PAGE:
Wednesday, June 23, 2010
Pictures Worth Thousands of Words
Title: One Shot Harris: The Photographs of Charles "Teenie" Harris
By: Stanley Crouch
Stanley Crouch gets the credit as “author”, both in our library catalog and on the book itself. But all Crouch wrote is an introductory chapter, which I skimmed but found dense. In actuality, the book is a collection of photographs by a Pittsburgh photographer, Charles Harris. Crouch expends the proverbial thousand words trying to explain these remarkable photographs which speak for themselves.
The primary subjects are African-Americans living in Pittsburgh during the period Harris worked there, from the 1930s through the 1960s. I confess: my mind registers “photographs of African-Americans” and involuntary runs through the stereotypes that one expects (negative, positive, whatever). Then there is an unsettled feeling… and a small awakening… there are no stereotypes here. Who are these people? Who is this wonderful photographer, who loved his city and his neighbors and had the heart, strength, and talent to record their images so eloquently?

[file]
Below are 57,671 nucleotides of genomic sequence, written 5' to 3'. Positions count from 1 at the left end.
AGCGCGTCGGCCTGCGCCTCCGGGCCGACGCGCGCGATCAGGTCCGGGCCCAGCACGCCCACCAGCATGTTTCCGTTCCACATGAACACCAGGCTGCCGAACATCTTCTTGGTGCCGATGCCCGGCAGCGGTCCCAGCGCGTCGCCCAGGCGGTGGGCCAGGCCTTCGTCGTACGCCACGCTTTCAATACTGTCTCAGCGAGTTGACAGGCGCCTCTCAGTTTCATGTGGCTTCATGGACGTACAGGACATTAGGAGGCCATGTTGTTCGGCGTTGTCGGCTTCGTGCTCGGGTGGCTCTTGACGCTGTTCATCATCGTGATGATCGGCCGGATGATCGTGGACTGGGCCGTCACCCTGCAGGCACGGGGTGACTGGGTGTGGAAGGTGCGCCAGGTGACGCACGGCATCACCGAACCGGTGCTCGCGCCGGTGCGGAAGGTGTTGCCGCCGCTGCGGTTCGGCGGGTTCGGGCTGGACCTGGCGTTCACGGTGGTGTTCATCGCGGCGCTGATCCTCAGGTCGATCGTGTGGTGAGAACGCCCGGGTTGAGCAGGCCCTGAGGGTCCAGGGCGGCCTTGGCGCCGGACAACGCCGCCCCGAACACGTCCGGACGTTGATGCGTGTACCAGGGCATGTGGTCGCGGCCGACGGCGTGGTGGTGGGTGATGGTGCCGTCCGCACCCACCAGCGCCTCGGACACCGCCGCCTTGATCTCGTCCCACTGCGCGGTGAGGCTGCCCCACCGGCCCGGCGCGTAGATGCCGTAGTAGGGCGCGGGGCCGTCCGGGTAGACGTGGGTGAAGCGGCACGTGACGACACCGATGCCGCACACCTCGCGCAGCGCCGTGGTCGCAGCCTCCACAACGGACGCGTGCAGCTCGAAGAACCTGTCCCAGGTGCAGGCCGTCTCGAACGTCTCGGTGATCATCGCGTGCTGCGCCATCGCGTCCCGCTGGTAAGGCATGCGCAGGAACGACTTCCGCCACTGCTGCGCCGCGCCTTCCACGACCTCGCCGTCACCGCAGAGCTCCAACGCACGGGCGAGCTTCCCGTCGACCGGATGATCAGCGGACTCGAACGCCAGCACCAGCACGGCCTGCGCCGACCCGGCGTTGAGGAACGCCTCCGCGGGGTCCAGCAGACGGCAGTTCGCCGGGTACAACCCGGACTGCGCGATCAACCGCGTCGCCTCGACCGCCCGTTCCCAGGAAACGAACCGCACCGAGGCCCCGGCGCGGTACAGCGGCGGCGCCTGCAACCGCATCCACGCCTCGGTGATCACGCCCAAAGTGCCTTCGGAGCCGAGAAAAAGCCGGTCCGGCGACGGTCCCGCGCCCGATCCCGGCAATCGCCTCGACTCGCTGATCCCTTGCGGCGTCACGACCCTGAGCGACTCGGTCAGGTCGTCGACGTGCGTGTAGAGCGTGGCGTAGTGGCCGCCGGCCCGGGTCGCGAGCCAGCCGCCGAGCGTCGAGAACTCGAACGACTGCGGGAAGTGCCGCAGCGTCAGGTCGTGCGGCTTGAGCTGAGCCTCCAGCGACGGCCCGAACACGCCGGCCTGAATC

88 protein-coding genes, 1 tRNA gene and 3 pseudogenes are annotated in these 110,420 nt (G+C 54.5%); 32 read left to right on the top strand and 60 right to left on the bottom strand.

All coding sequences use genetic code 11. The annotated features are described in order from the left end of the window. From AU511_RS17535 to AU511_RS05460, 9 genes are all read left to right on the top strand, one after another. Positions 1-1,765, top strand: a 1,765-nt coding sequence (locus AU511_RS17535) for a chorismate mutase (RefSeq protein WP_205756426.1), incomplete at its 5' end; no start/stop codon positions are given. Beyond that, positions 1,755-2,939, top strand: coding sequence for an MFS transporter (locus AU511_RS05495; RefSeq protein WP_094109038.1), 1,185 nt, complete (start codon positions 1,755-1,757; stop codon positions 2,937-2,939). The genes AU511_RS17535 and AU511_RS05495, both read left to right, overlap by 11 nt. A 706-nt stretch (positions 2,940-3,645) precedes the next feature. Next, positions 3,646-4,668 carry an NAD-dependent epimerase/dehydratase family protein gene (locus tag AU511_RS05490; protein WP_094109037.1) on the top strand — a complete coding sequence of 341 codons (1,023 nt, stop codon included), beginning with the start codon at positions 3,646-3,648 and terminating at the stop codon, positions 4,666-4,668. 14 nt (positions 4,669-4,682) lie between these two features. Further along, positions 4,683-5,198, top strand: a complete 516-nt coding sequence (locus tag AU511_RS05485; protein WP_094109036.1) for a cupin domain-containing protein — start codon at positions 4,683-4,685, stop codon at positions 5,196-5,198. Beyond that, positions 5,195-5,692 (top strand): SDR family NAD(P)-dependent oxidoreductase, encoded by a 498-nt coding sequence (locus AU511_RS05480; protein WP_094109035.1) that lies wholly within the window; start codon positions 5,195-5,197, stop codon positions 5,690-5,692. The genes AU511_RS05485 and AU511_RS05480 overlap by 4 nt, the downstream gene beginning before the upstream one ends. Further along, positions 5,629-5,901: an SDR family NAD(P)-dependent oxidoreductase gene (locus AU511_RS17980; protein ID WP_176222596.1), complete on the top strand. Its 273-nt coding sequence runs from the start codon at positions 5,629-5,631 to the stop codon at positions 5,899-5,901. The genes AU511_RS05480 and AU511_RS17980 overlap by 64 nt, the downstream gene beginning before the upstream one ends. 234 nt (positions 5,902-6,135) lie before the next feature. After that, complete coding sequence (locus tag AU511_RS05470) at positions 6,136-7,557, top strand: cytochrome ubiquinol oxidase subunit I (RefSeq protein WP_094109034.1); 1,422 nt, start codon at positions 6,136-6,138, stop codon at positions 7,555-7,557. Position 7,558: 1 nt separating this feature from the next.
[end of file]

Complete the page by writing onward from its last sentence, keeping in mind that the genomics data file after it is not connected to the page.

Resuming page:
The city and people recorded here: is this really our same country, not so many years ago? From how many thousands of pages of dry history would one learn (or, more likely, forget) what is written on these faces? Does History with a capital H really matter, and is progress our most important product? Those were bad times, they say, and we are lucky to be here, not there, to be us, not them – but then why do they look so alive, so engaged, even happy, while we sit staring blankly at screens?
Photography in black and white: a dead craft you won’t be learning in school. Yet what elegance and power it possesses.
I found this book over in the far corner of the Oversize section of the Central library. There you will find many shelves of remarkable photo collections in book form, assembled by the library over the years. Venture back there in person, browse, and check some out.
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